Saturday, April 5, 2008

Chard with Beets: seasonal food has less pesticides

Raymond from the organic Calderon Farm table at the farmer's market has very good looking chard, beets and celery this time of year.

One bunch chard and one bunch beet leaves chopped into one inch strips and then soaked and rinsed in cold water to remove any mud.

Layer in the 6” oval roaster with
remaining stalks cut fine.
One stalk celery cut fine.
One crushed garlic,
salt to taste,
two tablespoons hot new mexico chilli powder.

Rinse and peel the beets and then cut into 1/ 8” slices and add to layers.

Cook in the winter position with the reflector, for 1.5 hours. Mix with two tablespoons white wine vinegar and one tablespoon olive oil before serving.

Use the rinse water on your plants!

Where our food is grown makes a big difference. There are trace amounts of pesticide in organic food from surrounding farms in a process called pesticide drift. The pattern of residues found in organic foods tested by the PDP, a Congress funded USDA program from 1991 called the “Pesticide Data Program”, differs markedly from the pattern in conventional samples. Conventional fruits are 3.6 times more likely to contain residues than organic fruit samples and conventional vegetables are 6.8 times more likely to have one or more detectable residue.

Compared to organic produce, conventional samples also contain multiple residues. Imported foods consistently contain more residues than domestic samples, regardless of market claim. "A few pro-pesticide activists have gone to great lengths to convince consumers that pesticide residues in organic foods are as risky as those in conventional foods. Fortunately, these claims do not pass the laugh test."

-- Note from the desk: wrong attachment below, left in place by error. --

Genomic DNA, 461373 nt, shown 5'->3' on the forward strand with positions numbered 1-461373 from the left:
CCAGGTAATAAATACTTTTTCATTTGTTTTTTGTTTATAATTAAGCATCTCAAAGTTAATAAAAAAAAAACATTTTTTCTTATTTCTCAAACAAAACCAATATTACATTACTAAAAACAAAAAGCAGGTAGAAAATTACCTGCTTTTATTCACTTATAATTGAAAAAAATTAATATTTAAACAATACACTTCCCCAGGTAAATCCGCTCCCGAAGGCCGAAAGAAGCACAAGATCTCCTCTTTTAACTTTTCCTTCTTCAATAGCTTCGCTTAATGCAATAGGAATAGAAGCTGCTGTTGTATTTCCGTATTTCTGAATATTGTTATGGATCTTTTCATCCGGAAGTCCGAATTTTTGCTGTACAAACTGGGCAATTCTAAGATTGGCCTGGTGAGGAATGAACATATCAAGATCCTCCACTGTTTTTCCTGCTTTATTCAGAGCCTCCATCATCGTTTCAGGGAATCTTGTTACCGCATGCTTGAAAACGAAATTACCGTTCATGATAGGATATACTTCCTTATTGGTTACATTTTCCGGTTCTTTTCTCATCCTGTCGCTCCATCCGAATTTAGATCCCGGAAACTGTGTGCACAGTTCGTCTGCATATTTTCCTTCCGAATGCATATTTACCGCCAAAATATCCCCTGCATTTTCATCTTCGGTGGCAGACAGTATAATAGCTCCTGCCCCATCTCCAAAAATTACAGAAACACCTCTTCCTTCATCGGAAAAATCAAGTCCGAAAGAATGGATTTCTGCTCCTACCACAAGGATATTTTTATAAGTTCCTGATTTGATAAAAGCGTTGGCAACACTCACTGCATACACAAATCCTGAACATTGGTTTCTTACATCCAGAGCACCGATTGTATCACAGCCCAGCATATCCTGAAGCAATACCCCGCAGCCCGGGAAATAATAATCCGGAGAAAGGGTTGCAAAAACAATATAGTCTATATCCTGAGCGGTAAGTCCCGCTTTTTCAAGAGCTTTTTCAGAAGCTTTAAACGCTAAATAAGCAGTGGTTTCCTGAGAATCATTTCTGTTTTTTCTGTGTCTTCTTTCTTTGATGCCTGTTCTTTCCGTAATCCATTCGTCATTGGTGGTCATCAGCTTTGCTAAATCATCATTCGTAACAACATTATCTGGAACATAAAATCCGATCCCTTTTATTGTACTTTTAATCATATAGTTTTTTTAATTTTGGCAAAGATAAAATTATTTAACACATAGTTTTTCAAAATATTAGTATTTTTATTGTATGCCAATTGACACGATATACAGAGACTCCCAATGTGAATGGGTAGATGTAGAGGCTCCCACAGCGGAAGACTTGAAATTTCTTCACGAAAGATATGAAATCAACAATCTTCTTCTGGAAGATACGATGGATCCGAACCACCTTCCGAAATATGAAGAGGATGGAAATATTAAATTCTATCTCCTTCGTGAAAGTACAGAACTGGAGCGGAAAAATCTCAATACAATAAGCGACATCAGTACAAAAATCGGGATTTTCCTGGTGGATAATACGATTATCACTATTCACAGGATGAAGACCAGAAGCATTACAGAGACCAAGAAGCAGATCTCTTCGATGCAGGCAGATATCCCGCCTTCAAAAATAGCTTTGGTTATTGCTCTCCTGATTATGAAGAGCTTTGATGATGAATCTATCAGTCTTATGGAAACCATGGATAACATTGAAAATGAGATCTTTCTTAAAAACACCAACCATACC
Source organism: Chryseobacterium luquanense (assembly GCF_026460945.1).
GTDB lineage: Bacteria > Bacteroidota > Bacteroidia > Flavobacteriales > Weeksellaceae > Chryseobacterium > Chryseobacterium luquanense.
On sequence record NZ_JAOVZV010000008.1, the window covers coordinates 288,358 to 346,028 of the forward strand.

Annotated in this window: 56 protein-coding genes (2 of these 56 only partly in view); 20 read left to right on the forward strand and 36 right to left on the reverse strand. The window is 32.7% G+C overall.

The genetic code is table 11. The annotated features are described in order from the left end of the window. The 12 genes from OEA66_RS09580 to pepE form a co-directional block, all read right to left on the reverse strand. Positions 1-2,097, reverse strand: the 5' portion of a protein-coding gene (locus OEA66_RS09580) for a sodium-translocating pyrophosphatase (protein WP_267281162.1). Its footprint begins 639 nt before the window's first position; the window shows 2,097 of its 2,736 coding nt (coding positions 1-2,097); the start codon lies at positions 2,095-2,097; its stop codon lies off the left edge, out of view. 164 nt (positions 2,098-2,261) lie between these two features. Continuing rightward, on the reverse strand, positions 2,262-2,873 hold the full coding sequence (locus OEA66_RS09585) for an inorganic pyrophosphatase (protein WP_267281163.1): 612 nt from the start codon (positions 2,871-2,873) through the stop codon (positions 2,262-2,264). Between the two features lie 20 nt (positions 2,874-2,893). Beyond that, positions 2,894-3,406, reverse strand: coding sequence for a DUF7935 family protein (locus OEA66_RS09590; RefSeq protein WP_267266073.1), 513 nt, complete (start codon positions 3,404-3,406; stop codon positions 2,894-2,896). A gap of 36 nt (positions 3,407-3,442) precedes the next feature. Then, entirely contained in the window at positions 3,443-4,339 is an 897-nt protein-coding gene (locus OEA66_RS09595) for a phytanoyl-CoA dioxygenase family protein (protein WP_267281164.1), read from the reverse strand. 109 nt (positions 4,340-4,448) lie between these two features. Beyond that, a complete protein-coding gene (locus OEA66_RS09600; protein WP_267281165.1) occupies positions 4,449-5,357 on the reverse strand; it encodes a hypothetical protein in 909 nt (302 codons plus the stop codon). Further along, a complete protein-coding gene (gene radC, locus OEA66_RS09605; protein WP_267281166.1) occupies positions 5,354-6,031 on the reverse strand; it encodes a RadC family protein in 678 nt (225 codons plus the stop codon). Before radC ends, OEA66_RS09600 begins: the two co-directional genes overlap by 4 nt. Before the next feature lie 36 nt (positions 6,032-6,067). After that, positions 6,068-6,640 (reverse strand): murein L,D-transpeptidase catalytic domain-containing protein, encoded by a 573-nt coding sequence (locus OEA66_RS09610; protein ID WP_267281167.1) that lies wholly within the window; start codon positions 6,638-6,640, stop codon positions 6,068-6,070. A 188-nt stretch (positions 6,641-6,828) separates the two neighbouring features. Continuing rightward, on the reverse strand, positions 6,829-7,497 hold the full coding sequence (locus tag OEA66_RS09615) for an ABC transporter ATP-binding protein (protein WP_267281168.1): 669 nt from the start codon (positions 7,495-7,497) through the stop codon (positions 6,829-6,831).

Conventional agriculture is addicted to toxic death. Sprayed from the sky these toxins spread with capriciousness of the wind god. The government, in the pocket book of large corporate farmers, does nothing. So an NGO developed a reporting system for farmers to report drift.
And Panna has developed a drift catcher to help in reporting.

And Organic Consumer has asked for new rules to protect consumers in this article by Larry Jacobs who grows organic Del Cabo tomatoes at a coop in Cabo San Lucas and Santa Cruz and which are available at most grocery stores around here.

But we have the power to choose our food wisely. Buying organic and local has relevance to what kind of pesticides we consume. In Did your shopping list kill a songbird? BRIDGET STUTCHBURY notes that the imported fruits and vegetables found in our shopping carts in winter and early spring are grown with types and amounts of pesticides that would often be illegal in the United States. Leonard Doyle reaches the same conclusion: The number of migratory songbirds returning to North America has gone into sharp decline due to the unregulated use of highly toxic pesticides and other chemicals across Latin America. Ornithologists blame the demand for out-of-season fruit and vegetables and other crops in North America and Europe for the destruction of tens of millions of passerine birds.

Learning how to eat seasonally from the farmers market is an important skill in planetary preservation.

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